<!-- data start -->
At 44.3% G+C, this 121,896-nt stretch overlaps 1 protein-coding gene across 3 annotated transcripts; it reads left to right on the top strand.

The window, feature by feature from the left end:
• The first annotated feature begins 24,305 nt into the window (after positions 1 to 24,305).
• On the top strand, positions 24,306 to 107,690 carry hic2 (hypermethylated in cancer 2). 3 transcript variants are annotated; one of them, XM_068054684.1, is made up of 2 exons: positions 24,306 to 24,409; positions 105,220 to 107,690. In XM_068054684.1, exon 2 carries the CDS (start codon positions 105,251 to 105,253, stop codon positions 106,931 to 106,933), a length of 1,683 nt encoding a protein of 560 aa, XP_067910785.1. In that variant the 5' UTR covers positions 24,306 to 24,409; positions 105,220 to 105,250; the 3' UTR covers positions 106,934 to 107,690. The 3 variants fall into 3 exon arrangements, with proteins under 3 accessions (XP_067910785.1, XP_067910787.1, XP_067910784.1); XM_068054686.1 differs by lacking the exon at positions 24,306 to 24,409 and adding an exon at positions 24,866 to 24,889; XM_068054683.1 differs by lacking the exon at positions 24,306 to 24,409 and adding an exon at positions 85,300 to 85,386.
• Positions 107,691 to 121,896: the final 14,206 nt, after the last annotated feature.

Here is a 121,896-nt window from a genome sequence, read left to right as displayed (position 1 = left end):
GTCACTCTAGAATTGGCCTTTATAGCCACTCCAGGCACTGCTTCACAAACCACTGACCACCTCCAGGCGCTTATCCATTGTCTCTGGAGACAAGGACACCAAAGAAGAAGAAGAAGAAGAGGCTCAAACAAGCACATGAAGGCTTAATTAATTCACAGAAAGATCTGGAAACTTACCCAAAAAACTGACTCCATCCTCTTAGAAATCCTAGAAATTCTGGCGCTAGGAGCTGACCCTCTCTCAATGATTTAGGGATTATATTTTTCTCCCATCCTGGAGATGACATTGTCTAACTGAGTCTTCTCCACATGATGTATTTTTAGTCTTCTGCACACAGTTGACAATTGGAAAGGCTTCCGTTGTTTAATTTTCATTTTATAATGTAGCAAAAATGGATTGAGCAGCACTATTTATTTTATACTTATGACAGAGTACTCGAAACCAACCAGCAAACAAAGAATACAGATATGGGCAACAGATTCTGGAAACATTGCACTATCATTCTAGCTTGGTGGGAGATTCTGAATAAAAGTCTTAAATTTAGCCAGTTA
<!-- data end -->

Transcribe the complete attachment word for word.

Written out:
At 44.3% G+C, this 121,896-nt stretch overlaps 1 protein-coding gene across 3 annotated transcripts; it reads left to right on the top strand.

The window, feature by feature from the left end:
• The first annotated feature begins 24,305 nt into the window (after positions 1 to 24,305).
• On the top strand, positions 24,306 to 107,690 carry hic2 (hypermethylated in cancer 2). 3 transcript variants are annotated; one of them, XM_068054684.1, is made up of 2 exons: positions 24,306 to 24,409; positions 105,220 to 107,690. In XM_068054684.1, exon 2 carries the CDS (start codon positions 105,251 to 105,253, stop codon positions 106,931 to 106,933), a length of 1,683 nt encoding a protein of 560 aa, XP_067910785.1. In that variant the 5' UTR covers positions 24,306 to 24,409; positions 105,220 to 105,250; the 3' UTR covers positions 106,934 to 107,690. The 3 variants fall into 3 exon arrangements, with proteins under 3 accessions (XP_067910785.1, XP_067910787.1, XP_067910784.1); XM_068054686.1 differs by lacking the exon at positions 24,306 to 24,409 and adding an exon at positions 24,866 to 24,889; XM_068054683.1 differs by lacking the exon at positions 24,306 to 24,409 and adding an exon at positions 85,300 to 85,386.
• Positions 107,691 to 121,896: the final 14,206 nt, after the last annotated feature.

Here is a 121,896-nt window from a genome sequence, read left to right as displayed (position 1 = left end):
GTCACTCTAGAATTGGCCTTTATAGCCACTCCAGGCACTGCTTCACAAACCACTGACCACCTCCAGGCGCTTATCCATTGTCTCTGGAGACAAGGACACCAAAGAAGAAGAAGAAGAAGAGGCTCAAACAAGCACATGAAGGCTTAATTAATTCACAGAAAGATCTGGAAACTTACCCAAAAAACTGACTCCATCCTCTTAGAAATCCTAGAAATTCTGGCGCTAGGAGCTGACCCTCTCTCAATGATTTAGGGATTATATTTTTCTCCCATCCTGGAGATGACATTGTCTAACTGAGTCTTCTCCACATGATGTATTTTTAGTCTTCTGCACACAGTTGACAATTGGAAAGGCTTCCGTTGTTTAATTTTCATTTTATAATGTAGCAAAAATGGATTGAGCAGCACTATTTATTTTATACTTATGACAGAGTACTCGAAACCAACCAGCAAACAAAGAATACAGATATGGGCAACAGATTCTGGAAACATTGCACTATCATTCTAGCTTGGTGGGAGATTCTGAATAAAAGTCTTAAATTTAGCCAGTTA